How To Get More Music Fans And Promote Your Music To More People

by Tom Hess


“How do I get more fans to hear my music?” “What can I do to promote my music to more people?” “Where can I find more new fans?” These are the questions that I am asked about on a regular basis by musicians looking for advice on how to improve their music career. Regardless of what it is you do in the music industry, you need to have fans who are excited about what it is you are offering, so this particular topic is a very important issue for all professional musicians, particularly those who make a living as performing artists.

Unfortunately, such questions by themselves cannot be effectively answered in a general way. The reason is because at any given time you (or your band) might be facing a broad range of specific challenges and the things you would need to do in order to “get music fans”, or “promote your music” might be totally unique to your situation. However, regardless of your current level in the music industry, in order for you to be effective in promoting your music and getting more music fans, you actually have THREE distinct goals to achieve and not just one:

  1. You need to get your music heard by more people in general.
  2. You need to get the people who hear your music to support you in some way (buy your music, come to your shows, buy your merchandise etc.).
  3. You need your fans to become raving fanatics of your (and/or your band’s) music and use word of mouth to tell all of their friends about how awesome you are.

Regardless of the specifics of what you are trying to do in the music industry, the above 3 goals are the common denominator of everything you are trying to achieve if you want to build a successful relationship between you (the artist) and your fans.

Although these goals are distinct, they are all interconnected. This means that when you become more successful at one of them, you will have a greater potential to excel in the others. Once you understand this simple truth, it will immediately become easier to focus your efforts in the right direction.

The key to being successful in promoting your music to more fans is in thinking creatively and strategically about this process as opposed to simply “taking random actions in isolation” (which is a common mistake that most amateur bands make over and over again). This means that rather than looking for a simple clear cut formula for what you can do to get more music fans, you must learn “how to think” like successful professional musicians do when it comes to promoting your music. One of the things I train musicians to do when it comes to the topic of getting music fans is how to come up with creative (and easy to implement) ideas that are specific to their own challenges. After you develop the ability to think in this way it will become much easier to navigate through many of the challenges that come up in the process of promoting your music.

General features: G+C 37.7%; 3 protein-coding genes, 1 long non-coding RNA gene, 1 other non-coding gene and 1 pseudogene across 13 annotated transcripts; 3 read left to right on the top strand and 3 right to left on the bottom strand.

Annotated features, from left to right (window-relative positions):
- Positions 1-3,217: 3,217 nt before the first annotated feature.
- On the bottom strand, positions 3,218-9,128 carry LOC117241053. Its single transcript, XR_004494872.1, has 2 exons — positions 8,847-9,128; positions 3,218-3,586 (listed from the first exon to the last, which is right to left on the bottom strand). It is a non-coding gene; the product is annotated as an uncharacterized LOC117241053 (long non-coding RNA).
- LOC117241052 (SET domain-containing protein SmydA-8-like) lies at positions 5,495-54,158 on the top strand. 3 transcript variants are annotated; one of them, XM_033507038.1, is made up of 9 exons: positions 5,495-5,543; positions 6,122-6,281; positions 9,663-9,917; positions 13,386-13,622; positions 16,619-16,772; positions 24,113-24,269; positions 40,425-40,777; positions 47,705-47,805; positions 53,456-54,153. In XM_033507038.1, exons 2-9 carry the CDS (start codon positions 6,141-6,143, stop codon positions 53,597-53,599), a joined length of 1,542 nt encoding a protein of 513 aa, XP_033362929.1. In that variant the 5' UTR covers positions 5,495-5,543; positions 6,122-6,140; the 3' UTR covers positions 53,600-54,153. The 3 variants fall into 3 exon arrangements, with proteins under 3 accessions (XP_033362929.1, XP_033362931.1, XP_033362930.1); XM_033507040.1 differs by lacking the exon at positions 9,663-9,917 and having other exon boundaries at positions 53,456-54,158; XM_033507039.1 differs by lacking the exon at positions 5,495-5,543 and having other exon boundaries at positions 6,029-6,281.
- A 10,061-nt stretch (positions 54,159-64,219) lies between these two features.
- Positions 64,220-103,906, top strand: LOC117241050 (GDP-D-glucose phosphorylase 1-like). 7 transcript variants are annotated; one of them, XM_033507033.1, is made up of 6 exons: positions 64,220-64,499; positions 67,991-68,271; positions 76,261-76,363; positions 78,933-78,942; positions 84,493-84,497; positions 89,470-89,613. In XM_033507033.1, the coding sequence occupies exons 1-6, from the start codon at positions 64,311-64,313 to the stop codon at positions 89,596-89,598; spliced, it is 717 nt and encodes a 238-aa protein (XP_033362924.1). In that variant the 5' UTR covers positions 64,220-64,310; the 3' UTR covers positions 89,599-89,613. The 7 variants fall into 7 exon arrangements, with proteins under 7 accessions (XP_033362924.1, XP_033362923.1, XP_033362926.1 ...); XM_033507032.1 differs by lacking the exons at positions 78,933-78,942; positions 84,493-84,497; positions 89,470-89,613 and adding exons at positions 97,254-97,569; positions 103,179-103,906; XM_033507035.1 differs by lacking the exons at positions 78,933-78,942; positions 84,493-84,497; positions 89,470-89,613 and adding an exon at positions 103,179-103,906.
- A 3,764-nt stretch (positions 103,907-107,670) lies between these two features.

To show you some examples of what this means (and to demonstrate several actionable steps you can take to start getting more music fans right now), here are several fairly simple things you can do to reach each of the 3 music promotion goals listed above. However, before we get deeper in this topic, you will get more from the rest of this article if you pause reading now and test the effectiveness of your current knowledge of how to attract music fans. To do this, take this free test on how to promote your music before reading the rest of this article. Click on the link above and do it now.

Below you will find several (out of many possible) action steps you can take to successfully promote your music. As you read about them, I want you to think beyond the “actions” themselves and instead focus on the type of thinking that inspired them and the reasons why these actions are proven to be effective. This will help you to come up with more ideas in your specific music career situation instead of simply copying the ideas I list below.

Music Promotion Challenge: Getting your music heard by more people

Solution 1: Get on a compilation CD with other musicians.

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When you release a compilation album, you produce a record featuring your own music, as well as songs by other artists. Doing this automatically promotes yourself to not only “your own” existing fans, but (more importantly) also to the fans of every other musician featured on the record. The goal isn’t to “make money” directly from the sales of that CD, but rather to use it as a relatively inexpensive promotional tool to encourage much greater exposure for everyone involved on the album. This can later be applied (leveraged) to promoting your own records and merchandise to your expanded list and network of fans. This concept of “leveraging” a single action into multiple benefits for your music career is one of the effective success tools I train my Music Careers Mentoring Program members to develop.